Total dry seed biomass continued to accumulate in all genotypes until 55 to 60 days post-anthesis. Although there was considerable sampling variation, a substantial proportion (11 to 30%) of seed fill (increases in embryo weight, primarily cotyledonary tissues) occurred during the later stages of seed maturation (50 to 55 days PA in NJ 1003, 55 to 60 days in NH29-13 and PI285611) among all three genotypes. Again, in the case of NJ29-13, this seed fill occurred much later than perceived fruit ripeness as evaluated but changes in skin color. There were minor differences in the duration of seed fill among genotypes, but there were large differences in seed size and therefore in rates of seed fill. In PI285611, the mean embryo dry weight was 204 mg/seed at 60 days PA, and embryo biomass accumulated at a rte of 5.72 mg per day between 25 and 60 days PA. The corresponding values for NJ29-13 wee 136 mg/seed at 60 days PA and mean increases in biomass of 3.14 mg/seed/day between 28 and 60 days PA. For NH1003, embryo weight was 182 mg/seed at 55 days, and rate of seed fill was 5.07 mg/seed/day between 25 to 60 days PA. Because seed fill in NH1003 was largely complete by 55 days PA,its rate of seed fill was actually comparable to that of PI285611.

The results of this study show that embryo enlargement and seed fill occur at relatively late stages in seed development, and that substantial changes in seed fill can continue over a prolonged period of about 35 days. In some genotypes the period of seed fill extends well beyond the period of perceived fruit maturation as judged by changes in skin color from green to orange or yellow/orange.

Table 1. Dry matter accumulation in seed organs between 10 days post-anthesis until seed maturity.

Genotypes
Days post-anthesis
Seed coat dry biomass (mg/seed)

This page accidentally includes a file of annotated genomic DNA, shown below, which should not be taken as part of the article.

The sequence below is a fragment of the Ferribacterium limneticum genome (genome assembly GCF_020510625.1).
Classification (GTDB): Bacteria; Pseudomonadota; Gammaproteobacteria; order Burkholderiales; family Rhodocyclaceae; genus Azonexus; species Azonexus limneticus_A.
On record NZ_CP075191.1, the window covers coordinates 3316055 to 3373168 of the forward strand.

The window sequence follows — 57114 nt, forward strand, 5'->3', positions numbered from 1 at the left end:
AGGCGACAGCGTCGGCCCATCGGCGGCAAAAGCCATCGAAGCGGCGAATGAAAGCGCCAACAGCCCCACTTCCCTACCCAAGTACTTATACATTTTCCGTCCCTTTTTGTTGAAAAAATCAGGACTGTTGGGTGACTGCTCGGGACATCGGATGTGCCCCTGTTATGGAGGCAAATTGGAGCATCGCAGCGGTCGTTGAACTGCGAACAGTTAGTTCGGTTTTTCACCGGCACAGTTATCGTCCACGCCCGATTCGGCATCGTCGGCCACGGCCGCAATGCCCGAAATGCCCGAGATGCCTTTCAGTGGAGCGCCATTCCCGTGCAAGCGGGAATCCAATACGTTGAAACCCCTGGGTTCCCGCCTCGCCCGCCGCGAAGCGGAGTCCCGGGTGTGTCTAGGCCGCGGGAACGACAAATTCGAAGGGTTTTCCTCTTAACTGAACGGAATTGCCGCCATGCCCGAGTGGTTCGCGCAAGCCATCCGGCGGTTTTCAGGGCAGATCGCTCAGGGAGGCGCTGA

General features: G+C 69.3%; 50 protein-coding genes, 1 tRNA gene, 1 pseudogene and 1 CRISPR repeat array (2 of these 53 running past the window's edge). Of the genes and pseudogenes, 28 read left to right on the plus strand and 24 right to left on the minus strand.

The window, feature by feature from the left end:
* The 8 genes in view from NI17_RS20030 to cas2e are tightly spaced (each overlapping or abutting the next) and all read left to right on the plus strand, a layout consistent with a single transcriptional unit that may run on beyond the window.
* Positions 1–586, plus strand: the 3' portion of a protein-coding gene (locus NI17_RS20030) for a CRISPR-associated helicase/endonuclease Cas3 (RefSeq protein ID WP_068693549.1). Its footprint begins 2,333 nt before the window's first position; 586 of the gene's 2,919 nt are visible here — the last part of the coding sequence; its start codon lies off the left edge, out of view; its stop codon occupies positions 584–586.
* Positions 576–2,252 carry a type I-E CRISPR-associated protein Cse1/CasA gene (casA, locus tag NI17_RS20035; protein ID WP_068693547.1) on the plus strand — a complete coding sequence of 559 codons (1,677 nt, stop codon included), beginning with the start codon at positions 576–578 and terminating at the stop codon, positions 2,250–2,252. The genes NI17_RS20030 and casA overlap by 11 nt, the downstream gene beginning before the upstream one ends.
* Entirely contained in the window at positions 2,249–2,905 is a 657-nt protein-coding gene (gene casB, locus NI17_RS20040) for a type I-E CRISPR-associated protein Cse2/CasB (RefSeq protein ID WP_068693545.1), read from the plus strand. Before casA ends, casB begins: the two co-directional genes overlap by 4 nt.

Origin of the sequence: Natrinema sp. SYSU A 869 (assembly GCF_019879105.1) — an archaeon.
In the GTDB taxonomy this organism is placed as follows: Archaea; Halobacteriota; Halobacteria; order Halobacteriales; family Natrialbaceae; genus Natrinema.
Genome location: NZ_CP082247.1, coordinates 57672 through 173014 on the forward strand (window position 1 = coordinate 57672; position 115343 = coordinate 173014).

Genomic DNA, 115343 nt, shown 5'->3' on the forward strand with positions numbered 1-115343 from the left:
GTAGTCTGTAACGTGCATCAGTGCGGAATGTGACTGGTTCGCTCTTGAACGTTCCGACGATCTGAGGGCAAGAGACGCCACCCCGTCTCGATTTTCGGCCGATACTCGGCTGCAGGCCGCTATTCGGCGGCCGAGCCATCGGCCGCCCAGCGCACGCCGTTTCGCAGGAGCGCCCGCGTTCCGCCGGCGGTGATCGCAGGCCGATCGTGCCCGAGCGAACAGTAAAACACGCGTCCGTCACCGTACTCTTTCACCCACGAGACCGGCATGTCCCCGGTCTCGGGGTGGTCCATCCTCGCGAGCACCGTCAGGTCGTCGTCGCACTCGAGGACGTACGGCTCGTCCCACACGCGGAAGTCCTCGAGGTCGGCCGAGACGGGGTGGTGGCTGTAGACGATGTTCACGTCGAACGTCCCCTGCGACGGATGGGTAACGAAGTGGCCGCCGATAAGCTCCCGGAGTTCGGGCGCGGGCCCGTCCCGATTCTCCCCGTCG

Endosperm dry biomass (mg/seed)
Embryo dry biomass (mg/seed)
Total dry biomass (mg/seed)
% Dry biomass of embryos
NH29-13
 
10
20.47
0.03
0.00
20.50
0.00
 
15
38.03
0.37
0.00
38.40
0.00
 
20
51.17
1.93
0.07
53.17
0.13
 
25
50.40
2.30
0.60
53.30
1.13
 
28
47.97
2.13
5.33
55.43
9.62
 
31
36.97
0.73
15.50
53.20
29.14
 
35
31.77
0.17
33.87
65.80
51.47
 
40
33.15
0.00
52.60
85.75
61.34
 
45
23.00
0.00
77.95
100.95
77.22
 
50
20.30
0.00
94.50
114.80
82.32
 
55
17.65
0.00
74.90
92.55
80.93
 
60
18.75
0.00
136.00
154.75
87.88
NH1003
 
10
23.10
0.07
0.00
23.17
0.00
 
15
34.73
0.57
0.00
35.30
0.00
 
20
50.67
2.57
0.13
53.37
0.25
 
25
44.30
2.37
4.27
50.93
8.38
 
28
42.50
1.53
18.67
62.70
29.77
 
31
33.33
1.03
27.27
61.63
44.24
 
35
23.50
0.03
59.87
83.40
71.78
 
40
22.15
0.00
82.55
104.70
78.84
 
45
24.45
0.00
131.40
155.85
841.31
 
50
18.35
0.00
123.35
141.70
87.05
 
55
17.50
0.00
176.00
193.50
90.96
 
60
14.75
0.00
181.85
196.60
92.50
PI85611
 
10
20.33
0.07
0.00
20.40
0.00
 
15
44.87
0.63
0.00
45.50
0.00
 
20
67.83
3.60
0.20
71.63
0.28
 
25
62.57
.013
3.77
69.47
5.42
 
28
57.23
2.50
17.00
76.73
22.15
 
31
45.90
1.43
31.07
78.40
39.63
 
35
37.20
0.57
52.17
89.93
58.01
 
40
28.35
0.05
98.10
126.50
77.55
 
45
31.50
0.00
154.30
185.80
83.05
 
50
21.70
0.00
151.35
173.05
87.46
 
55
21.65
0.00
171.65
193.30
88.80
 
60
20.20
0.00
204.15
224.25
91.00

Literature Cited

  1. Carle, R.B. and J.B. Loy. 1994. Heritability of seed size in hull-less seeded strains of Cucurbita pepo L. Cucurbit Genetics Coop Rept. 17:125-127.
  2. Carle, R.B. and J.B. Loy. 1995. Heritability of seed size and its association with fruit size in a hull-less seeded F2 population of Cucurbita pepo L. In: G. Lester and J. Dunlap (eds.), Proc. Cucurbitaceae 94: Evaluation nd Enhancement of cucurbit Germplasm, pp. 221-223. Gateway Publishers, Edinburg, TX.
  3. Loy, J.B. 1990. Hull-less seeded pumpkins: A new edible crop. In: J. Janik and J. Simon (eds.),Advances in New Crops, pp. 403-408. Timber Press, Salem. OR.
  4. Stuart, S.G. and J.B. Loy. 1988. Changes in testa composition during seed development in Cucurbita pepo L. Plant Physiol (Life Sci. Adv.) 7:191-195.
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Page citation: Wehner, T.C., Cucurbit Genetics Cooperative;
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send questions to T.C. Wehner; last revised on 15 December, 2009